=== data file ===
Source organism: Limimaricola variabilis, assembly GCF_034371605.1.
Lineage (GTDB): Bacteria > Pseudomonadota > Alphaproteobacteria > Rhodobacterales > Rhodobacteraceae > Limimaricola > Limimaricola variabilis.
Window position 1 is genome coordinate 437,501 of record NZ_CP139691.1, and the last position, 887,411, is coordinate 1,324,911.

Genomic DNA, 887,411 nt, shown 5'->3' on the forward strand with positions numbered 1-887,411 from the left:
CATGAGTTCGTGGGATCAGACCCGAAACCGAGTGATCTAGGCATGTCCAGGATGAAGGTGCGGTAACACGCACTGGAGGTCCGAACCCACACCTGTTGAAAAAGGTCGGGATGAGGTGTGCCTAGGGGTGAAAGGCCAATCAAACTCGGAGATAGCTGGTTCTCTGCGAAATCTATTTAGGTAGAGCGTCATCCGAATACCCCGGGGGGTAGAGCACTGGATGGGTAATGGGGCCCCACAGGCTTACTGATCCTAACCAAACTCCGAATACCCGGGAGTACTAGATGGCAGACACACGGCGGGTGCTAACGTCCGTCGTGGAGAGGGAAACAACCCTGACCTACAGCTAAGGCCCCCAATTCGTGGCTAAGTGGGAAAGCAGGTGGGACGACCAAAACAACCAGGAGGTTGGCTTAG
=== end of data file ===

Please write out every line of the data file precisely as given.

Source organism: Limimaricola variabilis, assembly GCF_034371605.1.
Lineage (GTDB): Bacteria > Pseudomonadota > Alphaproteobacteria > Rhodobacterales > Rhodobacteraceae > Limimaricola > Limimaricola variabilis.
Window position 1 is genome coordinate 437,501 of record NZ_CP139691.1, and the last position, 887,411, is coordinate 1,324,911.

Genomic DNA, 887,411 nt, shown 5'->3' on the forward strand with positions numbered 1-887,411 from the left:
CATGAGTTCGTGGGATCAGACCCGAAACCGAGTGATCTAGGCATGTCCAGGATGAAGGTGCGGTAACACGCACTGGAGGTCCGAACCCACACCTGTTGAAAAAGGTCGGGATGAGGTGTGCCTAGGGGTGAAAGGCCAATCAAACTCGGAGATAGCTGGTTCTCTGCGAAATCTATTTAGGTAGAGCGTCATCCGAATACCCCGGGGGGTAGAGCACTGGATGGGTAATGGGGCCCCACAGGCTTACTGATCCTAACCAAACTCCGAATACCCGGGAGTACTAGATGGCAGACACACGGCGGGTGCTAACGTCCGTCGTGGAGAGGGAAACAACCCTGACCTACAGCTAAGGCCCCCAATTCGTGGCTAAGTGGGAAAGCAGGTGGGACGACCAAAACAACCAGGAGGTTGGCTTAG